The Canarsie Cemetery is about to be sold — for about $10 a headstone.
The deal to hand the keys of the city-owned 167-year-old boneyard over to the owners of Cypress Hills Cemetery was approved by the City Council’s Land Use Committee last Thursday, paving the way for the $50,000 sale.
Once the council rubber stamps the decision, Cypress Hills Cemetery promises to begin fixing up the fence protecting the 4,900 graves bounded by Remsen Avenue, Avenue K, Church Lane and E. 86th Street as well as the roads inside. They will also begin building above ground crypts and mausoleums over parts of the 13-acre final resting spot.
The Canarsie Cemetery has a lot of open land, but a fair amount of it is riddled with rocks and construction debris, making it almost impossible for plots to be mined, former Assemblyman Frank Seddio explained.
“There’s four-and-a-half acres in the back that were nothing but a swamp in the 1960s,” said Seddio, who has seven family members interred at the cemetery. “They put building debris in there to fix the problem and now its unusable.”
Seddio said he’s quite optimistic about Cypress Hills’s plans — and thinks the fix-up could help him stay in Brooklyn for eternity, instead of looking for greener pastures someplace else.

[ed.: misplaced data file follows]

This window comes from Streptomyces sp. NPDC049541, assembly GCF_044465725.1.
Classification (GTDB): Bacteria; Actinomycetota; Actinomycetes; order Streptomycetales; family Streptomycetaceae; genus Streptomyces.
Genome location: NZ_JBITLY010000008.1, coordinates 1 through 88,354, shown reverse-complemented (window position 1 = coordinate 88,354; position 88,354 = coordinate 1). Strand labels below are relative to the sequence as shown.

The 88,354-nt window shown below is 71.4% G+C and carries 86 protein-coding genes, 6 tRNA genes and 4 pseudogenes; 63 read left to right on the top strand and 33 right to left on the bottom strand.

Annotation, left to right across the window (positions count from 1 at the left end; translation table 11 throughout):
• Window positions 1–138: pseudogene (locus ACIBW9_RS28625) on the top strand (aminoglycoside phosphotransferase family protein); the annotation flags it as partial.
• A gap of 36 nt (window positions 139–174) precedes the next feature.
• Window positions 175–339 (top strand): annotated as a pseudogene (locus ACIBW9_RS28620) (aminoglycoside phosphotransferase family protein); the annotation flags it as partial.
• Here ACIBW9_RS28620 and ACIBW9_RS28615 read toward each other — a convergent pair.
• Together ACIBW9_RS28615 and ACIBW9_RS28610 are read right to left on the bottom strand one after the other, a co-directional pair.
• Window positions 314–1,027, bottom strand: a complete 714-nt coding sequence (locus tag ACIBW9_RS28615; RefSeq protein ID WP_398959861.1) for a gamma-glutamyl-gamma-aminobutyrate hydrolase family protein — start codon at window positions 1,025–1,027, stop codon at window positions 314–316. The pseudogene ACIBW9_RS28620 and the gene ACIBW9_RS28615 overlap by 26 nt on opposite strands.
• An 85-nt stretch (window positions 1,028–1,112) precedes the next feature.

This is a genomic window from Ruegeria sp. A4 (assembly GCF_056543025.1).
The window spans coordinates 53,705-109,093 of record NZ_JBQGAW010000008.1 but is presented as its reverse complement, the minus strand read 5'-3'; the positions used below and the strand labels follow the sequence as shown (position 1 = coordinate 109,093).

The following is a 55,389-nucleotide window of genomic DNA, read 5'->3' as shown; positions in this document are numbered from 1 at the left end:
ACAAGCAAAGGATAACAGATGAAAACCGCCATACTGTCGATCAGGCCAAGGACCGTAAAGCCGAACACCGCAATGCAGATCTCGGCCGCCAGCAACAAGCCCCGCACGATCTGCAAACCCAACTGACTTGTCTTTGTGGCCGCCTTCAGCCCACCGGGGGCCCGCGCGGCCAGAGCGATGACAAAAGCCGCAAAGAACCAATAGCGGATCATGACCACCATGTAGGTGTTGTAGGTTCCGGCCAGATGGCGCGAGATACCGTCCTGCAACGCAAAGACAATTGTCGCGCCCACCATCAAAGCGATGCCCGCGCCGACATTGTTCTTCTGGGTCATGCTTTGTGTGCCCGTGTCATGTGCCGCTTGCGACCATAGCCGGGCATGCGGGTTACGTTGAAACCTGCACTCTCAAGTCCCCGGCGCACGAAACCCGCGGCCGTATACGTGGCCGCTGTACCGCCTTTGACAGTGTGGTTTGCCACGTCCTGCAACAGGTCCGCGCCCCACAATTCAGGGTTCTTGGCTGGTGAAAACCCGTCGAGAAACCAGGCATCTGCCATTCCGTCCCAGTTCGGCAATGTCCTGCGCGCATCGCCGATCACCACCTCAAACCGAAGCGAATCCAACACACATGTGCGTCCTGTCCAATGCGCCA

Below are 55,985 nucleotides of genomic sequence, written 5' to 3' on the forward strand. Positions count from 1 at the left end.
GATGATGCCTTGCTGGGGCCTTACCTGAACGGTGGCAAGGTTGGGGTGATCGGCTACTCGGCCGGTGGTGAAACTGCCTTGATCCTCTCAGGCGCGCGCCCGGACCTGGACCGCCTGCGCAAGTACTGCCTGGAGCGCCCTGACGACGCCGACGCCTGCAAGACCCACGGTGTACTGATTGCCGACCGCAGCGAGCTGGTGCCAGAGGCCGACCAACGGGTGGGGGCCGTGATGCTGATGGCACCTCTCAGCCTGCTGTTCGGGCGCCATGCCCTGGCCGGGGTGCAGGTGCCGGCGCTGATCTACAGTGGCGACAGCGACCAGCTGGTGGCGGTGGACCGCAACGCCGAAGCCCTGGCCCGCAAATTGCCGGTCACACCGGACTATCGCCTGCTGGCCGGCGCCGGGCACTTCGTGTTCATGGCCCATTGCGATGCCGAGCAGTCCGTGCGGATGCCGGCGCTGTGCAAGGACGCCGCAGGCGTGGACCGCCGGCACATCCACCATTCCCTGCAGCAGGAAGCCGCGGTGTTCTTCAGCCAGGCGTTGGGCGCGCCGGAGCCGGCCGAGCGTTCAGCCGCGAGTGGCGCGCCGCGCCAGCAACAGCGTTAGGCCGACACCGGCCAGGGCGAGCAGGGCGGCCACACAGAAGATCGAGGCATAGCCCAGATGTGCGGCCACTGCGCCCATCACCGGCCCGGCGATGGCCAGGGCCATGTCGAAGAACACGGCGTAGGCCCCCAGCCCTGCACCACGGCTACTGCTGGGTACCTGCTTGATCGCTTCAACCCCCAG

“[Cypress Hills] wants to make the cemetery look like a park,” Seddio said. “I never wanted to go to Long Island when was alive, so why would I want to go there when I’m dead?”
But Cypress Hills isn’t just going to beautify the place.
In addition to the purchase price, Cypress Hills will buck-up an additional $1 million — $500,000 at closing and an additional $500,000 over the next 10 years — for a permanent maintenance fund that will guarantee the cemetery’s perpetual care. Cypress Hills also agreed to keep Canarsie Cemetery’s name — which other parties interested in purchasing the graveyard refused to do — and work with a community advisory board on any future changes.
Cypress Hills’ plans to take over the Canarsie Cemetery were announced this year, but the proposal had to go through a number of hurdles before any contracts could be signed: several state agencies, including the state Division of Cemeteries and the New York Cemetery Board, had to make sure a perpetuity fund was in place and approve the sale before the council could vote. The state Supreme Court also had to weigh in to make sure everything was kosher.
The deal will save the city the $250,000 per year in maintenance costs.
Local council members hailed the sale.
“This is a win-win for everyone,” said Lew Fidler (D–Canarsie) said. “The city of New York had no business being in the cemetery business. It just wasn’t good at it and it was losing money. At the same time the community benefits because [Cypress Hills] is going to spruce up and maintain the cemetery.”
Councilman Charles Barron (D–Canarsie), who sits on the Land Use Committee agreed.
“This was a positive vote,” he said. “This deal will keep the Canarsie Cemetery in perpetuity and under better care.”